INTERPRETATION: The decision-support intervention did not increase GCD completion rates but did seem to improve some aspects of decisional quality while reducing the physician's time to accomplish GCD decisions.
Background: Pain is a prevalent symptom at the end of life and negatively impacts quality of life. Despite this, little population level data exist that describe pain frequency and associated factors at the end of life. The purpose of this study was to explore the prevalence of clinically significant pain at the end of life and identify predictors of increased pain.
Methods: Retrospective population-level cohort study of all decedents in Ontario, Canada, from April 1, 2011 to March 31, 2015 who received a home care assessment in the last 30 days of life (n = 20,349). Severe daily pain in the last 30 days of life using linked Ontario health administrative databases. Severe pain is defined using a validated pain scale combining pain frequency and intensity: daily pain of severe intensity.
Results: Severe daily pain was reported in 17.2% of 20,349 decedents. Increased risk of severe daily pain was observed in decedents who were female, younger and functionally impaired. Those who were cognitively impaired had a lower risk of reporting pain. Disease trajectory impacted pain; those who died of a terminal illness (i.e. cancer) were more likely to experience pain than those with frailty (odds ratio 1.66).
Conclusion: Pain is a common fear of those contemplating end of life, but severe pain is reported in less than 1 in 5 of our population in the last month of life. Certain subpopulations may be more likely to report severe pain at the end of life and may benefit from earlier palliative care referral and intervention.
Background: An essential component of palliative care (PC) is providing psychological and existential support to the family caregivers. However, there is scant research on the existential journeys of family caregivers throughout the disease trajectory and beyond.
Objective: This study aimed to obtain a deep understanding of the existential journeys of family caregivers from prognosis notification until after the death.
Setting/Participants: A purposive sample of 22 caregivers of terminally ill family members who had died was recruited at a PC bereavement program in Canada and participated to qualitative phenomenological interviews.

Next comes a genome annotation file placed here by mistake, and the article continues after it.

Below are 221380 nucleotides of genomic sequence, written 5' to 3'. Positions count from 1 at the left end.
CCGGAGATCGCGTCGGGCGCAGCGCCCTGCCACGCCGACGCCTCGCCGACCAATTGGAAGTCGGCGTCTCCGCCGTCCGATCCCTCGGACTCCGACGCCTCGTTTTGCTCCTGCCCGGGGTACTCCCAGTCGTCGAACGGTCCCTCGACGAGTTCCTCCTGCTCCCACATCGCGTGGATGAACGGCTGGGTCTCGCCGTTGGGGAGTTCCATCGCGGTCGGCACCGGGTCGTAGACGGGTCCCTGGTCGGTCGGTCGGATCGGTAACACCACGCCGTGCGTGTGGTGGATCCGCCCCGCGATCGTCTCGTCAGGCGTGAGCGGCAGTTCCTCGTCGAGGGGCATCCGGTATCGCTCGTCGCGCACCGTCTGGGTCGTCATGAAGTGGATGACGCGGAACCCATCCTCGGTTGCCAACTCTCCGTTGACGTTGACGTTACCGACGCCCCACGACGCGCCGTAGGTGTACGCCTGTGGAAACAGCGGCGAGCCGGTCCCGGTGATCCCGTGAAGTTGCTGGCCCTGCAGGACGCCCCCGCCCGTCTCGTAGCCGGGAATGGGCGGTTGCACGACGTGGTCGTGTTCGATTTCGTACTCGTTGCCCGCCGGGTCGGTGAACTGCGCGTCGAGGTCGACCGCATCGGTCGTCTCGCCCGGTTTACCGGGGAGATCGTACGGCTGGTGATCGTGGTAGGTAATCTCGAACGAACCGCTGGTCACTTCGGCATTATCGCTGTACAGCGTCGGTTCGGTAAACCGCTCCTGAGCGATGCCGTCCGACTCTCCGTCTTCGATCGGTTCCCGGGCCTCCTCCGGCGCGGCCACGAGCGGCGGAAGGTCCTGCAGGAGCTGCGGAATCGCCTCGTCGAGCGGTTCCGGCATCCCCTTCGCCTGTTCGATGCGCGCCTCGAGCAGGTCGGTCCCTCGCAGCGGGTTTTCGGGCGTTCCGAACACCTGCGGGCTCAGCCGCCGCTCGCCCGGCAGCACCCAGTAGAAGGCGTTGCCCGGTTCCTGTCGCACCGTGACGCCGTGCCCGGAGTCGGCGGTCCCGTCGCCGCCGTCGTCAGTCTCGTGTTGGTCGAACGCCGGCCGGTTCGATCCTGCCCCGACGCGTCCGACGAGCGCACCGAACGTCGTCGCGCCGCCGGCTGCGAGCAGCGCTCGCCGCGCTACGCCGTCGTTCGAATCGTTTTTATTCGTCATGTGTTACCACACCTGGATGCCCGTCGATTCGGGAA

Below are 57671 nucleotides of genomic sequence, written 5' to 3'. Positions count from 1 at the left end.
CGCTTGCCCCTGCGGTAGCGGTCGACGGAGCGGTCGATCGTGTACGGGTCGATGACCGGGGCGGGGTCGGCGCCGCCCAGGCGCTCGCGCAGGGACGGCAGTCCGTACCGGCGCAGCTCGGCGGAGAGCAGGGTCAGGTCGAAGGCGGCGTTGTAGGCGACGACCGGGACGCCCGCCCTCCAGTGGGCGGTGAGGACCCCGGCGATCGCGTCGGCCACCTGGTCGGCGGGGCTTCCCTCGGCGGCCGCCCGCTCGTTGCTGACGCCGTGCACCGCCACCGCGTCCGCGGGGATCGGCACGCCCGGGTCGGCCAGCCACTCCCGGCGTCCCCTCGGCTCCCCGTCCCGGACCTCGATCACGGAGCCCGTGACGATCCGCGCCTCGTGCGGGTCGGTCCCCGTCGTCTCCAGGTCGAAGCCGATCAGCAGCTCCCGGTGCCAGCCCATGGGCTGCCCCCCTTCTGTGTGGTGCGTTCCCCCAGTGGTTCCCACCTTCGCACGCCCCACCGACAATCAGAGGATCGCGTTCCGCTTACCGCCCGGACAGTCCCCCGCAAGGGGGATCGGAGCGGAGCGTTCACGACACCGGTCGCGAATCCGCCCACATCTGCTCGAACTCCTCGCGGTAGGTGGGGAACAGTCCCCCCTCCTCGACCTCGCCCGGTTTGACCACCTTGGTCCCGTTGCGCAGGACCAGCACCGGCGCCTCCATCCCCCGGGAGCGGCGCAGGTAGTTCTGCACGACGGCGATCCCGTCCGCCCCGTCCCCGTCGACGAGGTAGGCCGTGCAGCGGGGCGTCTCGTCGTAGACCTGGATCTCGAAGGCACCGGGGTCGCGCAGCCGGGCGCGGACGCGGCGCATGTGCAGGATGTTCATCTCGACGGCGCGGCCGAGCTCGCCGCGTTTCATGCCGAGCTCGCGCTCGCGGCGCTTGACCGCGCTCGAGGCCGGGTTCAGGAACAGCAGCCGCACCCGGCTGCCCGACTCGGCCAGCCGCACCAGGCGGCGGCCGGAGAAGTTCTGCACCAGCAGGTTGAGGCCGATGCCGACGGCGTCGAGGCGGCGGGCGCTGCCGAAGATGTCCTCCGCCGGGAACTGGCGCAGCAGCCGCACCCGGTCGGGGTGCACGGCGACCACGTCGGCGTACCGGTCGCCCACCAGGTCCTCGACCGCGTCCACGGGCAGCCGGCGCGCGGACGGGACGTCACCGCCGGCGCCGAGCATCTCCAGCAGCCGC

Data Collection: Interpretative phenomenological analysis was used to analyze the data derived from in-depth interviews.
Results: The participants' existential journeys can be described by three dynamic dimensions: (1) from avoidance to integration of death, (2) from meaninglessness to meaningfulness, and (3) from transformation to transmission. The findings highlight the importance to family caregivers of having opportunities to share their experiences as a way to progress on the existential journey.
Conclusions: PC should extend beyond the death of the loved one and expand to include existential aspects of the caregiving experience.
Medical assistance in dying (MAID) legislation in Canada followed much deliberation after the Supreme Court of Canada's ruling in Carter v. Canada Included in this deliberation was the Special Joint Committee on Physician Assisted Dying's recommendation to extend MAID legislation beyond the inclusion of adults to mature minors. Children's agency is a construct advanced within childhood studies literature which entails eliciting children's voices in order to recognise children as active participants in constructing their own childhoods. Using this framework, we consider the possible extension of MAID legislation to most minors. We highlight important questions regarding how insights from children's voices could be mobilised in the life or death context of MAID. We conclude that children's voices have the potential to help determine their eligibility for MAID; however, incorporating children's voices in the context of MAID requires careful consideration due to the complexity of voice.
'Futility' is a contentious term that has eluded clear definition, with proposed descriptions either too strict or too vague to encompass the many facets of medical care. Requests for futile care are often surrogates for requests of a more existential character, covering the whole range of personal, emotional, cultural and spiritual needs. Physicians and other practitioners can use requests for futile care as a valuable opportunity to connect with their patients at a deeper level than the mere biomedical diagnosis. Current debate around Canada's changing regulatory and legal framework highlights challenges in appropriately balancing the benefits and burdens created by requests for futile care.
Objective: To examine perceptions of facilitators and barriers to quality measurement and improvement in palliative care programs and differences by professional and leadership roles.